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In the fourth episode of Opportunity Knock$, Lauren and Jarred grapple with a common dilemma of parenthood: how can you be an engaged parent and a working parent at the same time? This is a challenge in American society since “parenting” has basically meant “mothering” and women’s work has been historically woefully undervalued.
To recap, Lauren wants to be a stay-at-home mom. She and Jarred moved in with Lauren’s mom so this could happen. They don’t see this as a long-term solution but they don’t have the finances to afford a place of their own. They talk with their financial coach, Jean, about the obvious solution which is to work from home. However, many remote jobs have traditionally been low paying or flat-out scams (I’m looking at you, LuLaRoe!)
Jean, however, brings up a good point. Lauren has a master’s degree and remote work is not the same as it was prior to the pandemic. Organizations have discovered just how many jobs could be done from home and this includes well-paying, highly-skilled white collar jobs. There are so many more options now than there were previously.
If you are in a similar situation, what can you do to find well-paying, interesting remote work? Here are the steps that I use with my clients:
- Know what you want. Do you want complete flexibility or a structured schedule? If the latter, what hours do you want to work? What kinds of tasks or responsibilities do you want? How much money do you want to make? Figure all of this out before you start looking. You may want to have two visions for yourself, an ideal and an acceptable one.
- Divide the amount of money you want to make by the number of hours you want to work to determine your hourly salary.
- Brainstorm which of your tasks and responsibilities is a best fit for that hourly wage. If there is a severe mismatch, you may need to brainstorm with someone else who knows the employment landscape.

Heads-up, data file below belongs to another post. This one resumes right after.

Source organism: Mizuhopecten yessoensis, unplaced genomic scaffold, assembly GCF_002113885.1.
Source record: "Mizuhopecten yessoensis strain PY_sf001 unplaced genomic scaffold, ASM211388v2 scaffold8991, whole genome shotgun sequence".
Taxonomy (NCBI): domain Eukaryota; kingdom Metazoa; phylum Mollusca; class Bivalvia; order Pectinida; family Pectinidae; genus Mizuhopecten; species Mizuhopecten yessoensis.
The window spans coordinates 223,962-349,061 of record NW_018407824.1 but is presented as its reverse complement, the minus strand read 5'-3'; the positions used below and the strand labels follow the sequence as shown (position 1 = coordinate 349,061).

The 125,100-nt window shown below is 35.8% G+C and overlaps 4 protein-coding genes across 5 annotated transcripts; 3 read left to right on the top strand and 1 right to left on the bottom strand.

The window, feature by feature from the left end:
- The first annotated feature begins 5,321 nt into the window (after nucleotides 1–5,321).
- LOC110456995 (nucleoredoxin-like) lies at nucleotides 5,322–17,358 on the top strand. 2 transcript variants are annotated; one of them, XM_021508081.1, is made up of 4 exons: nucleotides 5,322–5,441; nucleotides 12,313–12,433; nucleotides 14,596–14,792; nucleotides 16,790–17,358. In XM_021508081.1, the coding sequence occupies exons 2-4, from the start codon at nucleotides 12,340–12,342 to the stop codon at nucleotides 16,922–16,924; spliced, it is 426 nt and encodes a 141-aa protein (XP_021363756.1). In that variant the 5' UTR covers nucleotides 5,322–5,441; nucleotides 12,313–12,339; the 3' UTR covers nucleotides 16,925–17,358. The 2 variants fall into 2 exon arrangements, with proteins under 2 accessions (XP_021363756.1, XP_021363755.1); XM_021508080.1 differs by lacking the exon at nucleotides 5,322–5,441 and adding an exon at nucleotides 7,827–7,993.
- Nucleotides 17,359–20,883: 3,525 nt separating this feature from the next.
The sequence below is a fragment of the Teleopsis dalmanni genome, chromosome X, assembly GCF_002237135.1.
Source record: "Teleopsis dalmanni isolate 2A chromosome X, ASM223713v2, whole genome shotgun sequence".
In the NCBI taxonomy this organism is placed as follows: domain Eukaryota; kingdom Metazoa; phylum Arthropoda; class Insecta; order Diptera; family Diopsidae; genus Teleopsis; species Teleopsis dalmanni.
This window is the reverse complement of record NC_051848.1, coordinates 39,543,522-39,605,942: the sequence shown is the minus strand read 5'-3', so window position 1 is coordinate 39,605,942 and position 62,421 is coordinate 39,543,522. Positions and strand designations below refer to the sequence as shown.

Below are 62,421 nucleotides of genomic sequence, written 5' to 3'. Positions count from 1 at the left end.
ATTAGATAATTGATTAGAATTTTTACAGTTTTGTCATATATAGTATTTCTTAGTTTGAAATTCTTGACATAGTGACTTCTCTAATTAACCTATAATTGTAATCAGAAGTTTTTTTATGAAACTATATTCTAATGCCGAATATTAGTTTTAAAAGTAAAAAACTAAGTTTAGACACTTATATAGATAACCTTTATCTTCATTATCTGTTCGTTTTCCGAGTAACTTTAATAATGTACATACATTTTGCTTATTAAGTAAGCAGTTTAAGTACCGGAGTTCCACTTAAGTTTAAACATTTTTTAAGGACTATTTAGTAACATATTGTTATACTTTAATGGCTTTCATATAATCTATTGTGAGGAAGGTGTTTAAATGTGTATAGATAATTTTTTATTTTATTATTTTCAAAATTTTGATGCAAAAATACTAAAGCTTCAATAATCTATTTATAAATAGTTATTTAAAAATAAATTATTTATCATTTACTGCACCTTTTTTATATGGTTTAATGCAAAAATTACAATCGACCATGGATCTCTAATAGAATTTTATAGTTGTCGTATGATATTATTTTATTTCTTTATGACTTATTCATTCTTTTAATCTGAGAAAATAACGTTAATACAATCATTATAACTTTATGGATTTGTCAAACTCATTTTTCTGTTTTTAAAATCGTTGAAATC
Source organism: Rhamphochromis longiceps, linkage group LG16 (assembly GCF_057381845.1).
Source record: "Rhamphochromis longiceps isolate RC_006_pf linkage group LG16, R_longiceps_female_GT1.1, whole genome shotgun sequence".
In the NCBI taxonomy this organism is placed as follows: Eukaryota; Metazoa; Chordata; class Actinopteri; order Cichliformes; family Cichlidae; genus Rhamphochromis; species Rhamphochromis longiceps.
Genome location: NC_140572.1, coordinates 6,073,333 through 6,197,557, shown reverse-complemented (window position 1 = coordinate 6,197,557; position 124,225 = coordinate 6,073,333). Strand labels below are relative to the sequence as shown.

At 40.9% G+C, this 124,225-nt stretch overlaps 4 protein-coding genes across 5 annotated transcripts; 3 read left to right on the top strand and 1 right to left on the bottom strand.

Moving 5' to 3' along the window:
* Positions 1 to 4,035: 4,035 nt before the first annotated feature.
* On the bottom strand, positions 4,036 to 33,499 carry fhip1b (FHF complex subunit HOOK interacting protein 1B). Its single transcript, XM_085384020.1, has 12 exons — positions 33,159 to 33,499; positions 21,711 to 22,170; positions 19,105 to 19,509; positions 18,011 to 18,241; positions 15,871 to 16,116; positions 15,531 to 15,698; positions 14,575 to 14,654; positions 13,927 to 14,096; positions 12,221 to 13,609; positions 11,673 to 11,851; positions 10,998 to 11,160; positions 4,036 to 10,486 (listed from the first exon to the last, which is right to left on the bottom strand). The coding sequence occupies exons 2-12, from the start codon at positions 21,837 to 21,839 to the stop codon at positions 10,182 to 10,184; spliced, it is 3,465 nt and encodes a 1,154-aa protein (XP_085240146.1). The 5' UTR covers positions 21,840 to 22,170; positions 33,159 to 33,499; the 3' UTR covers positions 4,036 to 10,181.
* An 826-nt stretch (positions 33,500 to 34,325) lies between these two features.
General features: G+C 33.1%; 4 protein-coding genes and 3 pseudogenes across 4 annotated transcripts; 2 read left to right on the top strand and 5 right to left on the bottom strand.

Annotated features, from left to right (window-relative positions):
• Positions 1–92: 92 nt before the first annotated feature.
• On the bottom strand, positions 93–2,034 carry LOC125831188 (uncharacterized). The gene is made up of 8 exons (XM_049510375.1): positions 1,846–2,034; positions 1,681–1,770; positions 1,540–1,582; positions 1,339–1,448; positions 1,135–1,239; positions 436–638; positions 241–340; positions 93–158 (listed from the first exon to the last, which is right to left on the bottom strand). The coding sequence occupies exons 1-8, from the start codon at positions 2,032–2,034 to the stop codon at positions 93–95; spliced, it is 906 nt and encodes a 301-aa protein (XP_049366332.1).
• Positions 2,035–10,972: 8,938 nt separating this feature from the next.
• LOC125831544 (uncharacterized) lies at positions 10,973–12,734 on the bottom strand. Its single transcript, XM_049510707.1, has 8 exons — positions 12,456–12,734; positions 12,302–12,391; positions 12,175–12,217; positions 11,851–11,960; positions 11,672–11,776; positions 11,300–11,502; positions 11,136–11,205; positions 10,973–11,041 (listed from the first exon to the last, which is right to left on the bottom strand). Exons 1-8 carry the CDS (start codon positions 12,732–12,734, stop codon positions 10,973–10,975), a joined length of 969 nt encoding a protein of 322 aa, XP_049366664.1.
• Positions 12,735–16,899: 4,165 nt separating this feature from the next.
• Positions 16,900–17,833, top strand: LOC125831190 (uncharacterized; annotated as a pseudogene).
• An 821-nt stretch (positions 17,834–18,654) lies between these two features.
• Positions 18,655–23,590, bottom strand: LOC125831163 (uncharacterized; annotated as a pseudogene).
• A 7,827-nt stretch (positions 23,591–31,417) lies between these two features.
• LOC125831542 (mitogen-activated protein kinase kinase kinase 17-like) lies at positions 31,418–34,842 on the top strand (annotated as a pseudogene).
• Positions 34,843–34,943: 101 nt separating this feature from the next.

- Once you know what you want to do, how much you want to make, and how much you want to work, look for employers who need what you have to offer and can afford you. You may want to ask your network, or do research on websites like Glassdoor. Know that your ideal job may not be posted or even exist yet so keep this in mind when researching potential employers.
- Update your resume and LinkedIn profile to focus on the work you want to do. Highlight and expand what is most relevant and remove bullet points that aren’t. You want everything to set you up for your ideal job.
- Start connecting with potential employers. I recommend informational interviews, but this can also include responding to job postings.You can certainly search for job postings by entering in a job title and checking the “Remote” box on many job boards, but know that jobs that are advertised as remote may not suit your needs.
- You have the most leverage when you are given a job offer. So, don’t disqualify yourself too early by either not applying, or withdrawing early if the job doesn’t look like your ideal. If an employer wants you to work for them, they may be willing to make the job remote, part-time, etc. Especially if you learn through your research what is most important to them.
If you are looking for a flexible, remote position to support the life you want to live, start with your goals and find a way to achieve them rather than starting with what is easy and obvious. Often what “drops into your lap” is something that belongs in the trash, not in your life.
If you want to get clarity about your job goals and strategies, sign up for My Career Design Studio and create your ideal career!